Artist’s Studio Turned Bistro: La Coupole in the Village

“Eat Well Everyday” it says in Art Deco letters engraved on the glass front doors of Village, a new bistro that has opened on West Ninth Street. Bondini, the Italian restaurant that formerly occupied the premises on this quiet tree-lined block did not, as far as I know, deliver on this promise, although it survived, untrumpeted by critics, for more than 25 years. Since I lived around the corner for many years, I often walked past the restaurant, but I went in only once. I failed to notice that the main dining room, which I remember as being red and murky, had a magnificent domed skylight, because it was completely covered over with black tar paper.

It isn’t any more. The new owners spent days painstakingly uncovering the skylight, which now opens like the inside of a giant centipede over one of the most attractive, understated dining rooms in New York. At the turn of the century, this was an artist’s studio. And what a studio! With 25-foot ceilings and a second story living loft–now a mezzanine set with tables along a black iron railing looking over the dining room–it must have been some place to work. (You would never guess from outside, but behind many of the plain brownstone facades on Ninth and 10th streets off Fifth Avenue are artists’ studios of equal magnificence. The largest and most beautiful was a New Orleans-style building on 10th Street that was torn down around the same time as Penn Station and replaced by a hideous modern apartment block that literally bricked up my bedroom window. So much for progress.)

Village is stunning in its scale and simplicity of design. And it’s comfortable, too. If you’re tired of cold, cavernous restaurants with overhead pinpoints of lighting and metal tabletops that you have to scream across to make yourself heard (not to mention celebrity chefs who are never in the kitchen) then this is the place for you. You walk into a room with a low tavern ceiling and a large, cozy mahogany bar. Opposite, a row of red booths lines a wall of dark stained wood. The dining room beyond has soaring, creamy yellow walls, mahogany paneling over the red-and-black banquettes and beveled mirrors like those of old New York or Paris bistros. Twenties Art Deco sconces create a flattering soft glow throughout the room and the tables are set with paper cloths. It reminds me in many ways of La Coupole, not the least because it has already established itself as the sort of place where you might see someone’s grandmother sitting next to Jean-Paul Belmondo (or today’s equivalent, such as Matt Dillon and Gwyneth Paltrow, who have already been to Village), with a couple of face-pierced musicians in jeans on the other side. It feels grown-up, elegant and up-to-the-minute at the same time.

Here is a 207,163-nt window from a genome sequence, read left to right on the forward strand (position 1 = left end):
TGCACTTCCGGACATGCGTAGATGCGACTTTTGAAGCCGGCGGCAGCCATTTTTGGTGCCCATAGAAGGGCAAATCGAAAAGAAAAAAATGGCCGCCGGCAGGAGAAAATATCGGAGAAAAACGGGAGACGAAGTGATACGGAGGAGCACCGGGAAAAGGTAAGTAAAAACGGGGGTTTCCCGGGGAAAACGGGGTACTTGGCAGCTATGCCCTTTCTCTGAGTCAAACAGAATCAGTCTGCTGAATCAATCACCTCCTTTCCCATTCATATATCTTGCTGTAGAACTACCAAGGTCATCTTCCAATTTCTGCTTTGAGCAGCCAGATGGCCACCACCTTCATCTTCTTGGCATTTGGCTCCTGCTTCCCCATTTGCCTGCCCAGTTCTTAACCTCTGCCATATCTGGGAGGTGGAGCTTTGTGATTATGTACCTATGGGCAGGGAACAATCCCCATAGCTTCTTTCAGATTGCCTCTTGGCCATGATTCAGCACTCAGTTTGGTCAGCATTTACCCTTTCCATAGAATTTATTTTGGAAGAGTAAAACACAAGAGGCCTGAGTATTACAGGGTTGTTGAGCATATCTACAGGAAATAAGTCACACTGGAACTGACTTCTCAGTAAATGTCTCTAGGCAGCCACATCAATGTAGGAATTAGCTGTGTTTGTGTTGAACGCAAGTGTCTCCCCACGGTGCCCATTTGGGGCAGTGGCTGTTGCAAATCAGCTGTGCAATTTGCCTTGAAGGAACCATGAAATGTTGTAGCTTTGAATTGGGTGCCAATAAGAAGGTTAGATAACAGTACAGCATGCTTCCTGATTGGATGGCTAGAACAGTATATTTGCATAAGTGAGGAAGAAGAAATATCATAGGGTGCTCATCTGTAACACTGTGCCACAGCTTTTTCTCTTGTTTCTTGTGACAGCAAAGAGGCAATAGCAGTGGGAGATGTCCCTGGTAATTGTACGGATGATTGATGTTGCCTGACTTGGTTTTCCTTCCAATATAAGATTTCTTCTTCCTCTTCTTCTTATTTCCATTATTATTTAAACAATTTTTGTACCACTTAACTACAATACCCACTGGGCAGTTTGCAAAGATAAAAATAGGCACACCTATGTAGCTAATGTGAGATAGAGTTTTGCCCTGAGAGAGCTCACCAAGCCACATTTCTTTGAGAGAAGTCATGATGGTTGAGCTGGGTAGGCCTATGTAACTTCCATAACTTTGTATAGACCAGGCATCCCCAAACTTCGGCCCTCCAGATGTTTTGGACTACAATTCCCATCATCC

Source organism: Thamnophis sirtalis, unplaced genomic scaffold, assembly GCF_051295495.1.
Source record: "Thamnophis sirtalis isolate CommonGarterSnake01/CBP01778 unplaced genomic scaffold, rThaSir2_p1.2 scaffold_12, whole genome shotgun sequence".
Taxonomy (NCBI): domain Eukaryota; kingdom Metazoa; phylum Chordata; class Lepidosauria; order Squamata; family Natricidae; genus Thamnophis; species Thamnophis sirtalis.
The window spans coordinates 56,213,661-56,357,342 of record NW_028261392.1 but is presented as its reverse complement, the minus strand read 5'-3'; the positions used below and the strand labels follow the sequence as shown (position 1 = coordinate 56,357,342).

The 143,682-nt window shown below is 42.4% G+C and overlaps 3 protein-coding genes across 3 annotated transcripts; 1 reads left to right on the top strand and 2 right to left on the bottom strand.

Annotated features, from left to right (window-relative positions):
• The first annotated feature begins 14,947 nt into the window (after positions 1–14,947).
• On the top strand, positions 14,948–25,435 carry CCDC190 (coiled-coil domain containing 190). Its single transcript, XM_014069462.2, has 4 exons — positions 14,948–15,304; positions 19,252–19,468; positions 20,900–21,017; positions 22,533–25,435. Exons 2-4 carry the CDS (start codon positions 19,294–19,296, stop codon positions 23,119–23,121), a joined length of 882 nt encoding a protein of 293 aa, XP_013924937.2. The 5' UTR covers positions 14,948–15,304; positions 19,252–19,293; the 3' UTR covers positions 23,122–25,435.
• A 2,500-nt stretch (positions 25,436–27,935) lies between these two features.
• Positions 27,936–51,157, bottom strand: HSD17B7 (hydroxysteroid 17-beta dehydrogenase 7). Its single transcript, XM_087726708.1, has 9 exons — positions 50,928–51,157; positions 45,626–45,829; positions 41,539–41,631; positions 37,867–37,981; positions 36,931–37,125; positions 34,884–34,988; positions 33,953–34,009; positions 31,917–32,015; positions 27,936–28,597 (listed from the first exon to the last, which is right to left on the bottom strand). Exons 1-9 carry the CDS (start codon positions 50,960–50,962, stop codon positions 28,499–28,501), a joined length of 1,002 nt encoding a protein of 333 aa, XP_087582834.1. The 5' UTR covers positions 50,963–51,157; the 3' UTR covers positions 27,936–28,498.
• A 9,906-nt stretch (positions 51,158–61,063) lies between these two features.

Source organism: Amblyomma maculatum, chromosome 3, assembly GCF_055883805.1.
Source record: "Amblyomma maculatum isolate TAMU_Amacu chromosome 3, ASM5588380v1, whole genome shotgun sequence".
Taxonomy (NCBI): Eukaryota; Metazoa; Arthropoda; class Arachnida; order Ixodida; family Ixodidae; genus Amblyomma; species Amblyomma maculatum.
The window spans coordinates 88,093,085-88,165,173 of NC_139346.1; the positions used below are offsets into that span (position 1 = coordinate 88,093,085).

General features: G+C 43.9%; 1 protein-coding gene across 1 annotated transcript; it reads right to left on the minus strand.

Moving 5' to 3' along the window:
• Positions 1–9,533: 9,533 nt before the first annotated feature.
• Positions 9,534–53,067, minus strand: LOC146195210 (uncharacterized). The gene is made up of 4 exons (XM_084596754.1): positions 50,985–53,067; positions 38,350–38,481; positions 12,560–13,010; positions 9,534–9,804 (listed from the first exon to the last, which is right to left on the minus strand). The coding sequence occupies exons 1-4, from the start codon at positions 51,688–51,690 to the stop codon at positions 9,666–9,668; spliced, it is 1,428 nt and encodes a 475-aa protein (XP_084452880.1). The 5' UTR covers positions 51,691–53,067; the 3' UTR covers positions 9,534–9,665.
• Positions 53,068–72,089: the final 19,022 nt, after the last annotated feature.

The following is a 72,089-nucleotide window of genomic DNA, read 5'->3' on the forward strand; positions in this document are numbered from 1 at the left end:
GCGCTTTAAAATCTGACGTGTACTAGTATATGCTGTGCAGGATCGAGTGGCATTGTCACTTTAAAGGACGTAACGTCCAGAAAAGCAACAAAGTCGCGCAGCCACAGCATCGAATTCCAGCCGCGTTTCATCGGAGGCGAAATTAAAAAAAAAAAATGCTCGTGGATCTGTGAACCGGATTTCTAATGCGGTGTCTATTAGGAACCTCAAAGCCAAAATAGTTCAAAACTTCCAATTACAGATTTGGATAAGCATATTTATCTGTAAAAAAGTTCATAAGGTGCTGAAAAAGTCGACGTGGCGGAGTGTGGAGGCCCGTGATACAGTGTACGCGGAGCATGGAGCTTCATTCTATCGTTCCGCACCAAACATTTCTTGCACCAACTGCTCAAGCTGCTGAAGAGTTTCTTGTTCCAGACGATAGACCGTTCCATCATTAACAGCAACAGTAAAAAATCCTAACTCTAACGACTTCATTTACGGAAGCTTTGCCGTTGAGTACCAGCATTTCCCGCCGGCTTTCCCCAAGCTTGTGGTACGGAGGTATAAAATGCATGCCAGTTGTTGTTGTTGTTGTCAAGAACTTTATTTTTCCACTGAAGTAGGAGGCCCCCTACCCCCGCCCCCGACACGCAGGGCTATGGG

So it should come as no surprise that the owners, chef Stephen Lyle and his partner Hafid Elbroji, who is maître d’, were at the Odeon for many years. The Odeon was a pivotal restaurant in New York dining, starting off superhip and cool, and evolving into an established restaurant, unfazed by the vagaries of fashion. And it has lasted for more than 20 years. Part of the reason was the Odeon’s consistent and unflashy food. Stephen Lyle, who also worked at Quatorze and Man Ray, became the Odeon’s chef in 1989. He then went on to open Independent in Tribeca in 1997.